CHARLOTTE DUJARDIN Symposium Part 1
ven though the thermometer was struggling to meet 50 degrees on this cold, wet Saturday morning, the equestrian center at Mt. Holyoke College in South Hadley, Massachusetts was teeming with eager equestrians by 8:00 in the morning. The college’s hospitality booth, in particular, was bustling with riders of all ages as they scrambled to get their coffee and muffins. I thought that by arriving half an hour early I would have time to check out the vendors, but instead, I spent the whole time saying “hello” to all of my friends from around New England. With this event attended by over half of its members, the Fall Symposium is always one of NEDA’s biggest events of the season. It was so much fun to see everyone one last time before the winter! Many greetings were cut short, however, as everyone had to find their seats before the fun began at 9:10 AM, sharp!
In the barn, the air was still. The stalls were clean, the water buckets filled, and the aisle swept. Morning chores were done, and most of the riders were relaxing with their horses, braiding their manes, or finishing their breakfasts while sitting atop bales of hay; all except the weekend’s first two to go, Ashley Madison on Denali and Louisa Eadie on My Metal Waverly. After months of preparation, weeks of lessons, and days and days of packing, the last few moments were the most intense for these riders, for they were about to give it their all for one of the most accomplished riders in the world, one who truly needs no introduction: “the girl on the dancing horse,” Charlotte Dujardin.
As people settled into their seats, NEDA President Phyllis LeBlanc welcomed and introduced Charlotte, as though everyone in the audience didn’t already know all about her European, World, and Olympic
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records. After reading a long list of accolades and accomplishments that went on for several minutes, Phyllis welcomed the woman herself into the ring. “Really,” Charlotte joked, “Phyllis, I’m disappointed that you don’t know all of that by memory!” And there she was, the same familiar face we have all seen staring back from our laptops and smartphones, now in the flesh. She wore a long, puffy coat that she had borrowed from “someone,” and was shivering already.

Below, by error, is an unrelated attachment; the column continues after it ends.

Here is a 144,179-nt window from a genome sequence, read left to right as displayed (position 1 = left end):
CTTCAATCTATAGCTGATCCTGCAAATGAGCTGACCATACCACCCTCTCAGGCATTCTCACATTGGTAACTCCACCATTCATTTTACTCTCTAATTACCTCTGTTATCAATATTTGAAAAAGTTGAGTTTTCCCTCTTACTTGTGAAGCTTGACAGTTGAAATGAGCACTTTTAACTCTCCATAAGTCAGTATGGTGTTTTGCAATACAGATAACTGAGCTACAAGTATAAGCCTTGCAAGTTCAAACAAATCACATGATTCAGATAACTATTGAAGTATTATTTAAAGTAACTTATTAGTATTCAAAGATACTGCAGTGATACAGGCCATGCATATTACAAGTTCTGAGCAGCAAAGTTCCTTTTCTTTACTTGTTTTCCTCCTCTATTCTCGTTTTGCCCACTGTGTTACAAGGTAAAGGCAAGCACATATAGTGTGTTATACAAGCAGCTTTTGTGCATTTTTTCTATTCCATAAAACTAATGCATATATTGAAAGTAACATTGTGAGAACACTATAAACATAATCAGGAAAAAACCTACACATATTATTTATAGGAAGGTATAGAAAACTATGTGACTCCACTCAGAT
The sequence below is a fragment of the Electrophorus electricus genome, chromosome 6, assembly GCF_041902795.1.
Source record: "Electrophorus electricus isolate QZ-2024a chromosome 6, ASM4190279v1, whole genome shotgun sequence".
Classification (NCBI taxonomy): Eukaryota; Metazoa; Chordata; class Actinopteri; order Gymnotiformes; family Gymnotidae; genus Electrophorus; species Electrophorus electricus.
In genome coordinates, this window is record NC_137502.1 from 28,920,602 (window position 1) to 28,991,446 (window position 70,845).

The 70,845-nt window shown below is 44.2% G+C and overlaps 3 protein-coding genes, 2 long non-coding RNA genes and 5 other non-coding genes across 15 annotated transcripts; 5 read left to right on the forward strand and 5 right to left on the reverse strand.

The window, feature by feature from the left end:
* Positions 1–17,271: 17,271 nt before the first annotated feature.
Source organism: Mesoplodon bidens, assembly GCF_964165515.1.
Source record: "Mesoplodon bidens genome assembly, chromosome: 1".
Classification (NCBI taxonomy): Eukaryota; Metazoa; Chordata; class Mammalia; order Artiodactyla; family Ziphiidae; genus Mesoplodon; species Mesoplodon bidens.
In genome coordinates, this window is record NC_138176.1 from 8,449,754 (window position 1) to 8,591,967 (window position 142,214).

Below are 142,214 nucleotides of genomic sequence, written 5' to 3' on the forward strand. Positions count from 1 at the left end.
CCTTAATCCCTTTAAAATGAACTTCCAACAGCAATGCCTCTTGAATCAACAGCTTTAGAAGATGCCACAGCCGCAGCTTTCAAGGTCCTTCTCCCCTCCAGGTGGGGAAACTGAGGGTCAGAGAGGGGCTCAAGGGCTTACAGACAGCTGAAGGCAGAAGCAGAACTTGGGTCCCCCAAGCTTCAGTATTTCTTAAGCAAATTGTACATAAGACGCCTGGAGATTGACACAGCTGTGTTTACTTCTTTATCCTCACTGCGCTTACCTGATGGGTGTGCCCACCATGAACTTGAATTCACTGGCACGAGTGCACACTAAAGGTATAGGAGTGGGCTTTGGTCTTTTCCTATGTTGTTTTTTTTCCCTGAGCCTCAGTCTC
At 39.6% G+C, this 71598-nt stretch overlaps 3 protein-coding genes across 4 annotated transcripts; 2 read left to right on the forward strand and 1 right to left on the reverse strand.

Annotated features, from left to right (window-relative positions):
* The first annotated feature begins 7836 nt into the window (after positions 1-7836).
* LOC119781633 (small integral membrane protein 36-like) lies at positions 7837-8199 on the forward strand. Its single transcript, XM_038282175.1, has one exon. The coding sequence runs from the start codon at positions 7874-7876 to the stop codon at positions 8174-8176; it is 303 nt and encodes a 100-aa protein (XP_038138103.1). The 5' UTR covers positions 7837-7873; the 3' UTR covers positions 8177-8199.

Top: Charlotte Dujardin. Bottom: Ashley Madison on Denali with Charlotte. Photos: Carole MacDonald
She thanked Phyllis and the audience for the warm welcome and we all knew that it would be a great weekend, full of laughs and learning.
Ashley on Denali, a 4-year-old and Louisa on Mac, a 5-year-old, entered the ring shortly after Charlotte’s introduction. As these young horses got used to the audience, Charlotte explained the oppor-
tunity to be found in riding your horse, of any age, in a venue as electric as this. With approximately 900 people watching from tiered bleachers, combined with the colder weather and unfamiliar environment, any horse is likely to become excited. “You can use this as a great learning experience for them to gain confidence,” especially when getting ready for bigger shows. Always make sure that Continued →
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